Invasion of the Dumb Snatchers by Scott Erickson

September 2, 2016
Invasion of the Dumb Snatchers, Scott Erickson, Book Review
Published By: Azaria Press on March 15 2016
Format Read: Paperback Edition (170 pages)
Genre: Satire/ Humor / Contemporary
Series: StandAlone
Source: Author Request
Invasion of the Dumb Snatchers

Something is seriously wrong in America. Growing numbers of people are embracing sustainability, efficiency, common sense, and economic sanity. The rapid spread of intelligence is ruining our country and threatening our tradition of doing everything as stupidly as possible.

Only one man knows what’s really happening. Only Miles Bennell, assistant manager at Burger King, knows that aliens are replacing our bodies with exact duplicates.

Will he save us before the aliens destroy America? Will he get Becky, the waitress at the local Hooters, to dump her idiot boyfriend Geoffrey so he can touch her boobs?

This satirical twist on the classic Invasion of the Body Snatchers humorously explores the cultural implications of our deep desire to remain stupid.


This was an entertaining and funny short read. The narrator Miles is a very simple minded and ignorant protagonist. This serves the narrative well because the 'aliens' want sustainability, harmony, and education for all.  The book clearly pokes fun at our society, where a lot of America does not see the utility in learning and being healthy. Through the use of a dumb protagonist challenging rational peaceful others, the author is able to provide some funny but thoughtful commentary. It was good to explore what being complicit and unthinking could lead to in this book.

"There are already enough paintings. Why make new ones? What's wrong with the old ones? And making music makes no sense, since you can pay other people to do it. Why bother expressing your creativity when other people will express creativity for you?"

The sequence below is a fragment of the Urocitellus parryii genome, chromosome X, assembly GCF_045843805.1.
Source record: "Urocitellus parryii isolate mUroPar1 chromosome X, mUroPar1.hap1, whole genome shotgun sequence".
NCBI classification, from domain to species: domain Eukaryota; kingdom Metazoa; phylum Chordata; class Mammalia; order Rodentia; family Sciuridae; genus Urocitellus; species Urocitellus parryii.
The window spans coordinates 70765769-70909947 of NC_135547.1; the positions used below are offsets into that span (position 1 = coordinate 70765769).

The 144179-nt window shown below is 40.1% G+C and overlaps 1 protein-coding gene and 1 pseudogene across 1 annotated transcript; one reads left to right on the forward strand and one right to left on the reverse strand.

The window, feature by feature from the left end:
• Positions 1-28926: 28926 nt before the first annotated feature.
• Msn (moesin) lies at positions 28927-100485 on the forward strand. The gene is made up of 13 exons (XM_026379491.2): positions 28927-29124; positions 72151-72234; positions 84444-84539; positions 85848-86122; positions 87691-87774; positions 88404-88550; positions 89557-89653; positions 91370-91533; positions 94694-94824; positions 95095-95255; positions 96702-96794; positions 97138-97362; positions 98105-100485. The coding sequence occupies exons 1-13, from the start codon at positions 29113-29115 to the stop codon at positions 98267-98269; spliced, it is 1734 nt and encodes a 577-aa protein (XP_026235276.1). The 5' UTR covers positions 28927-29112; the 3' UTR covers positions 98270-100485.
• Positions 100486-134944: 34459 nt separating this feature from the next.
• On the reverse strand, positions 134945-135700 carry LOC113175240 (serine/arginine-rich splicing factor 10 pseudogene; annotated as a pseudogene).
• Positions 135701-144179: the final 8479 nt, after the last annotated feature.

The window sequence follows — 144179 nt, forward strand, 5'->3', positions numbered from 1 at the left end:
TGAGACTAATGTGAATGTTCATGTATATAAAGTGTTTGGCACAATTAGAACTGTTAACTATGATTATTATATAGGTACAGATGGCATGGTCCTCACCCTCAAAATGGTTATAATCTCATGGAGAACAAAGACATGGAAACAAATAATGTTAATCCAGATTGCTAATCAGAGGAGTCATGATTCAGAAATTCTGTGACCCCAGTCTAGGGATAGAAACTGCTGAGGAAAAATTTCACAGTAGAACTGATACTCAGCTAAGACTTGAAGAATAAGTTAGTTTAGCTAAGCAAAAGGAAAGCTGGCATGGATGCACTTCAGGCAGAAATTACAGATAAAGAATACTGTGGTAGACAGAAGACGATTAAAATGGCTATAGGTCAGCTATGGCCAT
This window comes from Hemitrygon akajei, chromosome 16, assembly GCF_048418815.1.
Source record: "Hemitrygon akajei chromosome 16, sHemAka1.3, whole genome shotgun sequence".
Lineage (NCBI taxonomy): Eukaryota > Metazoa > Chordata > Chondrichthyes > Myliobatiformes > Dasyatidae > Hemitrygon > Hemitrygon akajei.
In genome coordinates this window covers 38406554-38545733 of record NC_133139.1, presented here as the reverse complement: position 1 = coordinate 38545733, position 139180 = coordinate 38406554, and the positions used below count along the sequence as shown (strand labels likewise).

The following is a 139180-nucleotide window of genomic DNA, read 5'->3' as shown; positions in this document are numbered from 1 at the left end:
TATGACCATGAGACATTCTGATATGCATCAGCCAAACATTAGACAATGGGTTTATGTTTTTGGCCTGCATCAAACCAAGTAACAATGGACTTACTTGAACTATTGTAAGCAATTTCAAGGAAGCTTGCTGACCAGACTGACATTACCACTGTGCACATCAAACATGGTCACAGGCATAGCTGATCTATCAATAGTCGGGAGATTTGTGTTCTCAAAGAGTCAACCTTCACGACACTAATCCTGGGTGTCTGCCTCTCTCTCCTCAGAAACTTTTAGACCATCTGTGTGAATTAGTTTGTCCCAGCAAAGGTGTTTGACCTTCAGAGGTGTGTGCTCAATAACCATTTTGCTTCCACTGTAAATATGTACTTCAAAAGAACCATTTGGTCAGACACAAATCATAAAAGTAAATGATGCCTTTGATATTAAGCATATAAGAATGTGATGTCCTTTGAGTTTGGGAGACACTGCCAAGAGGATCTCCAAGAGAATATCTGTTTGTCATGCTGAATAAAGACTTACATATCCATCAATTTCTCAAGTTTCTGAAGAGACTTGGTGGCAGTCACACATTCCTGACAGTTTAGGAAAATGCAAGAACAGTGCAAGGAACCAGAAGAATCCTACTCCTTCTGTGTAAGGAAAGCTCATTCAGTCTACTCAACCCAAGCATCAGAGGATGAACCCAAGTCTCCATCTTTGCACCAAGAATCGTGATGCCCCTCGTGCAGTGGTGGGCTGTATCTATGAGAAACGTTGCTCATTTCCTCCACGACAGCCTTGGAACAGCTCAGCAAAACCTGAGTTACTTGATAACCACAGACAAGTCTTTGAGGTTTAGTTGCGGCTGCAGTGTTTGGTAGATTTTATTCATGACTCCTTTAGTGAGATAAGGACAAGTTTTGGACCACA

Miles and Becky are operating under the impression that the people around them are duplicate aliens they try to convince others this is true, but are unsuccessful. This leads to some violent confrontations while our main characters consciously try not to think, so they won't become like the aliens. I enjoyed the story for what it was and appreciated some of the adult humor thrown in. I was engaged while reading, despite some hasty character development, the world building was done well. The ending however didn't sit right with me because it could have challenged the absurdness of actively being ignorant in a big way, but it didn't. I would recommend this to adult readers who are fans of satire.
"We finally got the school to ban those 'critical thinking' books . It wasn't hard, because the political leaders all agreed with us. They didn't want students that could think, because those student's would grow up to be voters."
I received this book from the author in exchange for an honest review.


Scott Erickson is an award-winning writer of humor and satire. He has been published in a variety of print and online publications. He lives in Portland, Oregon, and enjoys beer and roller skating (but not at the same time).

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